If operators with different priorities are used, consider adding whitespace around the operators with the lowest priority(ies). Use your own judgment; however, never use more than one space, and always have the same amount of whitespace on both sides of a binary operator.
Yes: i = i + 1 submitted += 1 x = x*2 - 1 hypot2 = x*x + y*y c = (a+b) * (a-b) No: i=i+1 submitted +=1 x = x * 2 - 1 hypot2 = x * x + y * y c = (a + b) * (a - b)
Compound statements (multiple statements on the same line) are generally discouraged.
Comments that contradict the code are worse than no comments. Always make a priority of keeping the comments up-to-date when the code changes!
Comments should be complete sentences. If a comment is a phrase or sentence, its first word should be capitalized, unless it is an identifier that begins with a lower case letter (never alter the case of identifiers!).
If a comment is short, the period at the end can be omitted. Block comments generally consist of one or more paragraphs built out of complete sentences, and each sentence should end in a period.
You should use two spaces after a sentence-ending period.
When writing English, follow Strunk and White.
Python coders from non-English speaking countries: please write your comments in English, unless you are 120% sure that the code will never be read by people who don’t speak your language.
Conventions for writing good documentation strings (a.k.a. “docstrings”) are immortalized in PEP 257 .
* Write docstrings for all public modules, functions, classes, and methods. Docstrings are not necessary for non-public methods, but you should have a comment that describes what the method does. This comment should appear after thedef line.
* PEP 257 describes good docstring conventions. Note that most importantly, the “”” that ends a multiline docstring should be on a line by itself, e.g.:
"""Return a foobang Optional plotz says to frobnicate the bizbaz first. """
For one liner docstrings, please keep the closing “”” on the same line.
Names that are visible to the user as public parts of the API should follow conventions that reflect usage rather than implementation.
Names to Avoid
Never use the characters ‘l’ (lowercase letter el), ‘O’ (uppercase letter oh), or ‘I’ (uppercase letter eye) as single character variable names.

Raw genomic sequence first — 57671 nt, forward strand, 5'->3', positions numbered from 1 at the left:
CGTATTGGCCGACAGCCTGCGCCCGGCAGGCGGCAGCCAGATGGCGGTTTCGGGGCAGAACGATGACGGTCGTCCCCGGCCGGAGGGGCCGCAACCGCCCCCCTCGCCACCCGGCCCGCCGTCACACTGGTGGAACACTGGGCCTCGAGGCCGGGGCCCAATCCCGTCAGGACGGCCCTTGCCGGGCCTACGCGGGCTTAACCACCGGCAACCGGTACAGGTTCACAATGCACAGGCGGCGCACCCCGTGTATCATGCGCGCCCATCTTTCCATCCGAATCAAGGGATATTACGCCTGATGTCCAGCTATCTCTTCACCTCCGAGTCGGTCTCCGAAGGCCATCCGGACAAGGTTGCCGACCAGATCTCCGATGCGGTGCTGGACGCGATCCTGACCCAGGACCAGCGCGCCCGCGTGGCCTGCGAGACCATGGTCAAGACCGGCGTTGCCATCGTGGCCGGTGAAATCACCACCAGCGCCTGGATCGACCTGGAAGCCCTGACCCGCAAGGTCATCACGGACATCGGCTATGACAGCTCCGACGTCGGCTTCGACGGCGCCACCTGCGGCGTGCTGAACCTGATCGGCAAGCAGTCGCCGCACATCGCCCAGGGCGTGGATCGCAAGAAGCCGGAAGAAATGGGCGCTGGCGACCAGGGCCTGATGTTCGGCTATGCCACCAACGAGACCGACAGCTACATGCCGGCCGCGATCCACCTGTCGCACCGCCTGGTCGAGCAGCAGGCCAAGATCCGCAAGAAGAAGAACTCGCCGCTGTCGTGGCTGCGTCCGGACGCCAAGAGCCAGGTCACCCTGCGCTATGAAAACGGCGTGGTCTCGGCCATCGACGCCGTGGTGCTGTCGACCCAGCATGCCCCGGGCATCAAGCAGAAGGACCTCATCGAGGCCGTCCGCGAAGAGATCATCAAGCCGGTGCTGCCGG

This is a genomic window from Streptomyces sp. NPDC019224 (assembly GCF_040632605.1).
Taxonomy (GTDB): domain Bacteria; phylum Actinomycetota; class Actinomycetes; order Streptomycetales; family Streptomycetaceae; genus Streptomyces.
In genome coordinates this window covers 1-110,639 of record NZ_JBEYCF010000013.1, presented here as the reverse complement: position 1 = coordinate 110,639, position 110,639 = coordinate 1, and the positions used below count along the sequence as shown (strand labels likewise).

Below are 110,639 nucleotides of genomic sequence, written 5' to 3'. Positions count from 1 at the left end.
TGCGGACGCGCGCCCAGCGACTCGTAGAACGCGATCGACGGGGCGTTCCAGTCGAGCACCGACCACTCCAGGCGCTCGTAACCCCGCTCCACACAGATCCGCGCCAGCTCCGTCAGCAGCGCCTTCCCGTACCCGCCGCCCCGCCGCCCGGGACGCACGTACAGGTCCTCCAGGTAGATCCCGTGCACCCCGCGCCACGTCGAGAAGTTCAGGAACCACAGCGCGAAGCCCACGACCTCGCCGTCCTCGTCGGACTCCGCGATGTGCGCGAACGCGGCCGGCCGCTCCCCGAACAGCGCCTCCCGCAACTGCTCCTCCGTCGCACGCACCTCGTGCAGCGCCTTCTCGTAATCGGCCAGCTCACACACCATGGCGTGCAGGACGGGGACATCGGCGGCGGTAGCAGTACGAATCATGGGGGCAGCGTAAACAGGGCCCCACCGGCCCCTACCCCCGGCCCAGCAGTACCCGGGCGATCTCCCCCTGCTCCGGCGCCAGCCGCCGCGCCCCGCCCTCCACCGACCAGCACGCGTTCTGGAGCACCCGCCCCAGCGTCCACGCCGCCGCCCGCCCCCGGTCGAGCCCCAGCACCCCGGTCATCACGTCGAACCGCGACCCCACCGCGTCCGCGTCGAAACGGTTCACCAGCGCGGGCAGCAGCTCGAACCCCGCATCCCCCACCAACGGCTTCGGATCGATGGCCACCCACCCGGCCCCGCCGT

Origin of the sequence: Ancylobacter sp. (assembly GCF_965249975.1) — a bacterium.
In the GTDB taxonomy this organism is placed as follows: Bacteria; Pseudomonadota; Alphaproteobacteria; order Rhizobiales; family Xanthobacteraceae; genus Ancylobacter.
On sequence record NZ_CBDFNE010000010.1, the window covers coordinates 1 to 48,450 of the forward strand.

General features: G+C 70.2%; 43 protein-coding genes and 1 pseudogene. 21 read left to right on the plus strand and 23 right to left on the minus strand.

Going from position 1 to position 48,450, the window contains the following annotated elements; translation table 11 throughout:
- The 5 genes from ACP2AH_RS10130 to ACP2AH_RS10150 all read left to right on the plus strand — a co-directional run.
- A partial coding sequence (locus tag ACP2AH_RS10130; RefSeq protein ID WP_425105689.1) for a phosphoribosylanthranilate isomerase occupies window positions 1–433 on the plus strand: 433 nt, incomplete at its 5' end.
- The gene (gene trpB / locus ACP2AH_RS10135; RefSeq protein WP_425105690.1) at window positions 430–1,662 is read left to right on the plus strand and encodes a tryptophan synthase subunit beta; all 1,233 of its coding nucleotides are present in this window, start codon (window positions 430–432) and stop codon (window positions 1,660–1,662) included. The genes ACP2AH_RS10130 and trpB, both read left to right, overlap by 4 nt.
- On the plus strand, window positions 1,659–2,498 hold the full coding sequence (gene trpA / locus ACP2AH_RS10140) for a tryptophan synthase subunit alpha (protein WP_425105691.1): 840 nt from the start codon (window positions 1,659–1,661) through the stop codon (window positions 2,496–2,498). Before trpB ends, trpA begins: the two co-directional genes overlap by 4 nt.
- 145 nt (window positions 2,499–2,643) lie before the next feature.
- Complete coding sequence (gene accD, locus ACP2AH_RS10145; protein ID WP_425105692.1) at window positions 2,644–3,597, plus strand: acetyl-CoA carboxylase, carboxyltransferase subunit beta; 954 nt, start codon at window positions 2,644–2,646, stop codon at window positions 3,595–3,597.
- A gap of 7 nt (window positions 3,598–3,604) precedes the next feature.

In some fonts, these characters are indistinguishable from the numerals one and zero. When tempted to use ‘l’, use ‘L’ instead.
Because exceptions should be classes, the class naming convention applies here. However, you should use the suffix “Error” on your exception names (if the exception actually is an error).
When implementing ordering operations with rich comparisons, it is best to implement all six operations ( eq ,ne , lt , le , gt , ge ) rather than relying on other code to only exercise a particular comparison.
To minimize the effort involved, the functools.total_ordering() decorator provides a tool to generate missing comparison methods.
PEP 207 indicates that reflexivity rules are assumed by Python. Thus, the interpreter may swap y > x with x < y , y >= xwith x <= y , and may swap the arguments of x == y and x != y . The sort() and min() operations are guaranteed to use the < operator and the max() function uses the > operator. However, it is best to implement all six operations so that confusion doesn’t arise in other contexts.
Always use a def statement instead of an assignment statement that binds a lambda expression directly to an identifier.
def f(x): return 2x
f = lambda x: 2x
The first form means that the name of the resulting function object is specifically ‘f’ instead of the generic
'<lambda>'. This is more useful for tracebacks and string representations in general. The use of the assignment statement eliminates the sole benefit a lambda expression can offer over an explicit def statement (i.e. that it can be embedded inside a larger expression)
Design exception hierarchies based on the distinctions that code catching the exceptions is likely to need, rather than the locations where the exceptions are raised. Aim to answer the question “What went wrong?” programmatically, rather than only stating that “A problem occurred” (see PEP 3151 for an example of this lesson being learned for the builtin exception hierarchy)
Class naming conventions apply here, although you should add the suffix “Error” to your exception classes if the exception is an error. Non-error exceptions that are used for non-local flow control or other forms of signaling need no special suffix.
Use exception chaining appropriately. In Python 3, “raise X from Y” should be used to indicate explicit replacement without losing the original traceback.
When deliberately replacing an inner exception (using “raise X” in Python 2 or “raise X from None” in Python 3.3+), ensure that relevant details are transferred to the new exception (such as preserving the attribute name when converting KeyError to AttributeError, or embedding the text of the original exception in the new exception message).